THE MOORES AND ECHOLS

 

Sometimes before the Civil War, John and Martha Bradford settled near the bluff on Lookout Mountain in Georgia, over looking the valleys to the south in Georgia and Alabama. From here a panoramic view of Quinn Springs, Johnson Crook, and Rising Fawn was, and still is, breath taking. During the Civil War thousands of Union troops in several divisions moved through the crook, and the bluffs toward Stephen’s Gap and Chickamauga. Unfortunately their troops found it necessary to forage for provision as a means of survival.

 

As a precaution against ppilfering by the approaching Federal troops in 1863, the Moores and the mountain neighbors hid much of their possessions and goods, or drove their stock deeper into the mountains to save what they could. John and his sons hid their horses under a large rock shelter just east of what is now Plum Nelly. While the women hid salt, canned goods, plates, sups, silverware, beneath and behind the many sandstone outcroppings along the bluffs. One day, Alec, the 13 year old son of John and Martha, heard a loud ruckus on the backside of a field near the homestead. He hurried to investigate, running quitely along the rocky outcrops and though the brush he discovered several Federal troops beginning to butcher one of the families’ hogs. Any thoughts of protest was forgotten when he was discovered hiding nearby, they sharply questioned, “What are you looking for boy?”, the startled boy answered “nothin”, the troops told him “well, now you’ve found it, now take it back home with you.” The frightened youngster scurried away.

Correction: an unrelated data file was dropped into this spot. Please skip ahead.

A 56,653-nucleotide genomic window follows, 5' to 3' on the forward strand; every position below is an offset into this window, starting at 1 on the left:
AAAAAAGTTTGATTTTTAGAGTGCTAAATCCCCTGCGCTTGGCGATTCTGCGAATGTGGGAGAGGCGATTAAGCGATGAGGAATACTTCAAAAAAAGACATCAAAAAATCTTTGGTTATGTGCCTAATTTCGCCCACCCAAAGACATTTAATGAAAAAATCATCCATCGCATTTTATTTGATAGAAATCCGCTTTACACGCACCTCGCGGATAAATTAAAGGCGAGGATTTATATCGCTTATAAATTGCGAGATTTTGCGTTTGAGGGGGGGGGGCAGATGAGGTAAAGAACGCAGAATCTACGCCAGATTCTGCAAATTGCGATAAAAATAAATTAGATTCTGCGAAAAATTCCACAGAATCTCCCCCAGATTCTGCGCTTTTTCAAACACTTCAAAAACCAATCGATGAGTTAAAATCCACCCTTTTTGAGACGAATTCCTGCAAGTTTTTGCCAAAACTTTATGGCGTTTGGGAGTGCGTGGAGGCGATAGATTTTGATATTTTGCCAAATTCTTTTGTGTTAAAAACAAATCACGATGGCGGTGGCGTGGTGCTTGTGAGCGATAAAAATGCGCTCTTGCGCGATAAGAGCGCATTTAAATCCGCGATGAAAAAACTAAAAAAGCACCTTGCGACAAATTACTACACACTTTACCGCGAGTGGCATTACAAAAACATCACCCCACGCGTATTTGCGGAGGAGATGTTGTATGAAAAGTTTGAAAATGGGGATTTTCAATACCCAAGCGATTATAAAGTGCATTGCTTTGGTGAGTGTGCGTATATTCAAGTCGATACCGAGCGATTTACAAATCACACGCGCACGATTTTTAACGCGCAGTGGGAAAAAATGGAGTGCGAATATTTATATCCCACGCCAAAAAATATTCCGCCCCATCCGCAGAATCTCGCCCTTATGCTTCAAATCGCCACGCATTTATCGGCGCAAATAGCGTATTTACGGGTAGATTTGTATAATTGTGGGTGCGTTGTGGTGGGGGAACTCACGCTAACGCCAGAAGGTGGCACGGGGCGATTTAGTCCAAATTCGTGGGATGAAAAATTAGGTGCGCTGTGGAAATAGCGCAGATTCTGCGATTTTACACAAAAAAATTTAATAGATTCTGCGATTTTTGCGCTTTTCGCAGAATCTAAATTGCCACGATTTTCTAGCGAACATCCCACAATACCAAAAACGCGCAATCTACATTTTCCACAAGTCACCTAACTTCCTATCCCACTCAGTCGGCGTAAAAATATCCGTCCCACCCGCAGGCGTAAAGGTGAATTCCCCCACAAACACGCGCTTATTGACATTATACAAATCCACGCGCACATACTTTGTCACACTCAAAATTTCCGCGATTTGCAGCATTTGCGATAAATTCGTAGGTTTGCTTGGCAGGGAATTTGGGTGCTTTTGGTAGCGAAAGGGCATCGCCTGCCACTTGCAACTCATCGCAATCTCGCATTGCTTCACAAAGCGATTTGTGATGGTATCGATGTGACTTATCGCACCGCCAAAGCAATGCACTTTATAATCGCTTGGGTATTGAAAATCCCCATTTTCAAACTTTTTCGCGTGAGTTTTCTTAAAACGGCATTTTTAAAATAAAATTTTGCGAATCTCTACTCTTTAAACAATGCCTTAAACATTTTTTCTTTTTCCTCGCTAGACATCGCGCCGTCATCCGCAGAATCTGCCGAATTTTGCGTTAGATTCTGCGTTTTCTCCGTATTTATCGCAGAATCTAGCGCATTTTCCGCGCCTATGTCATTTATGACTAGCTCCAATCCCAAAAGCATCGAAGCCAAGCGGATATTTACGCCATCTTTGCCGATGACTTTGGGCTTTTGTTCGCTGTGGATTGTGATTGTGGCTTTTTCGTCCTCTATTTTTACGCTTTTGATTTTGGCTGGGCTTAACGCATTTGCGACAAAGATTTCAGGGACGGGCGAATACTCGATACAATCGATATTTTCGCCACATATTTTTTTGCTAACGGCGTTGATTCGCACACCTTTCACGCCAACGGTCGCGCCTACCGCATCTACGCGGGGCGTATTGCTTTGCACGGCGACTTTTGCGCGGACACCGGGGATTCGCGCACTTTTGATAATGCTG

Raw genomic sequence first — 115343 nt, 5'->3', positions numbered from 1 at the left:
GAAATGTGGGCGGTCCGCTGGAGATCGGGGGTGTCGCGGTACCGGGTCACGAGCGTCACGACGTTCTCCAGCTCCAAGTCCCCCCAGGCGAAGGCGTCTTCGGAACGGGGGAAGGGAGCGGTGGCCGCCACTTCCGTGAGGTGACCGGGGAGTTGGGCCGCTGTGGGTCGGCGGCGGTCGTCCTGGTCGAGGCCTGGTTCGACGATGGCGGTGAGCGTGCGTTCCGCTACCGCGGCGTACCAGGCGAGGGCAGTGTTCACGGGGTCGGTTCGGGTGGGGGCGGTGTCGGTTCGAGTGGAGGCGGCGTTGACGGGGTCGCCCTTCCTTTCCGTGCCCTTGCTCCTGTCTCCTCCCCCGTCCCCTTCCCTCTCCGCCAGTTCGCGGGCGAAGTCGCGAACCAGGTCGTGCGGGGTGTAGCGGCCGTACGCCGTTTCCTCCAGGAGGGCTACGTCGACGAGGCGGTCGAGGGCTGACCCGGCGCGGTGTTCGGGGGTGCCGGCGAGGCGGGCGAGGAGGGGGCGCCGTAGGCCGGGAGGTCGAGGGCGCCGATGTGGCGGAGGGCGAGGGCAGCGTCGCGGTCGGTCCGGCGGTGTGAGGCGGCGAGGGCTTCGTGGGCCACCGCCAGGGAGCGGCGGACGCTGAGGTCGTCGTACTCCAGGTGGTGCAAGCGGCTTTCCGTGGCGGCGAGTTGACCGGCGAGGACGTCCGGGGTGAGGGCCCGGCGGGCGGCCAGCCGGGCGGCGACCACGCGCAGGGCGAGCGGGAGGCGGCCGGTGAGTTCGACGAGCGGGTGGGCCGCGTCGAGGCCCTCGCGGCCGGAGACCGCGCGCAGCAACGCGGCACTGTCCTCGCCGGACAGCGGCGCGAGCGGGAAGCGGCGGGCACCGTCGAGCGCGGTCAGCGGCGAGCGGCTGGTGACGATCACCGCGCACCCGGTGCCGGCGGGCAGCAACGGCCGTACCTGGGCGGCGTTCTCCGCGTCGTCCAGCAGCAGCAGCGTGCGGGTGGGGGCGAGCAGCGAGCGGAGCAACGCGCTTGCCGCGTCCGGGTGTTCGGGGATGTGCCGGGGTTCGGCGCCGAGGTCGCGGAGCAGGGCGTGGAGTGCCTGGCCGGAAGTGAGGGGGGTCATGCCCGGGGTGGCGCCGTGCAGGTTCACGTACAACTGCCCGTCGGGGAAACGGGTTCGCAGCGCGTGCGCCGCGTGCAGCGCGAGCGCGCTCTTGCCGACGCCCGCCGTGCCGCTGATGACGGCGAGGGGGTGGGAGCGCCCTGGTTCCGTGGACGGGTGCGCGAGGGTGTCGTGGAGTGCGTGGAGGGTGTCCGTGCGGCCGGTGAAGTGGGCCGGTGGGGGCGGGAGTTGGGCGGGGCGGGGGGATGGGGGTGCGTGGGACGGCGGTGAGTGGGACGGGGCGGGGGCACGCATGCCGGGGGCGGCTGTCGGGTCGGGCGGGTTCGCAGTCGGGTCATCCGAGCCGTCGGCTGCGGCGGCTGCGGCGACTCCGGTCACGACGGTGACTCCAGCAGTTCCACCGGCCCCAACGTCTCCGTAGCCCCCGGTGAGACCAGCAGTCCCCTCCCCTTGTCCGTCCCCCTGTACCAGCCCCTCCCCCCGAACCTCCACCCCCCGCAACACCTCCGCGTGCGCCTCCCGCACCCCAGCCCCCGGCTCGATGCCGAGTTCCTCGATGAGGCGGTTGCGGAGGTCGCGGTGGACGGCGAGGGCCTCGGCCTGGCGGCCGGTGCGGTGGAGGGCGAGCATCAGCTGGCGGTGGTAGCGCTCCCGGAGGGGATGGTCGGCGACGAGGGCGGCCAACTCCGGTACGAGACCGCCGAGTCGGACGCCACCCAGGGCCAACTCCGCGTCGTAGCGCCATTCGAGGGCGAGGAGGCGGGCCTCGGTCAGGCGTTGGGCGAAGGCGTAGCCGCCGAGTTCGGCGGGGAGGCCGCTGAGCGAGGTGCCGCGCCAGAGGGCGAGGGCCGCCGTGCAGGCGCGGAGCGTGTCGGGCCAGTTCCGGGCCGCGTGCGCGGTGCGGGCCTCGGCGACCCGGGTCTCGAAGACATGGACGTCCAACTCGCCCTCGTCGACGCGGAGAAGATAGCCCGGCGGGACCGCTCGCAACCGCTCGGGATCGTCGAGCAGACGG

The Moores survived the war but soon after, one of the brothers, Payne, left for Memphis with his son on foot, driving his cows before him.

 

Alec grew up without further involvement in the war although many youths his age had fought. Several years later Alec married Margaret Echols of Rising Fawn, who came from Indiana with her family. Her father and brother were among the Union troops passing through the crook during the war the war.

 

Captain George Washington Echols, Margaret’s father and her brother, fought at Chickamauga, a battle that roared like low thunder to the mountain people. Captain Echols son lost his arm at Chickamauga but both survived the war and the Captain eventually found Dade County promising because he returned to Rising Fawn after the war and worked as a shoe repairman at the Rising Fawn furnace. He later taught school

 

He was buried at Union Chapel near Rising Fawn, Georgia.(Used by permission HISTORY OF DADE C OUNTY GEORGIA by Retired Volunteer Program, 1981.).




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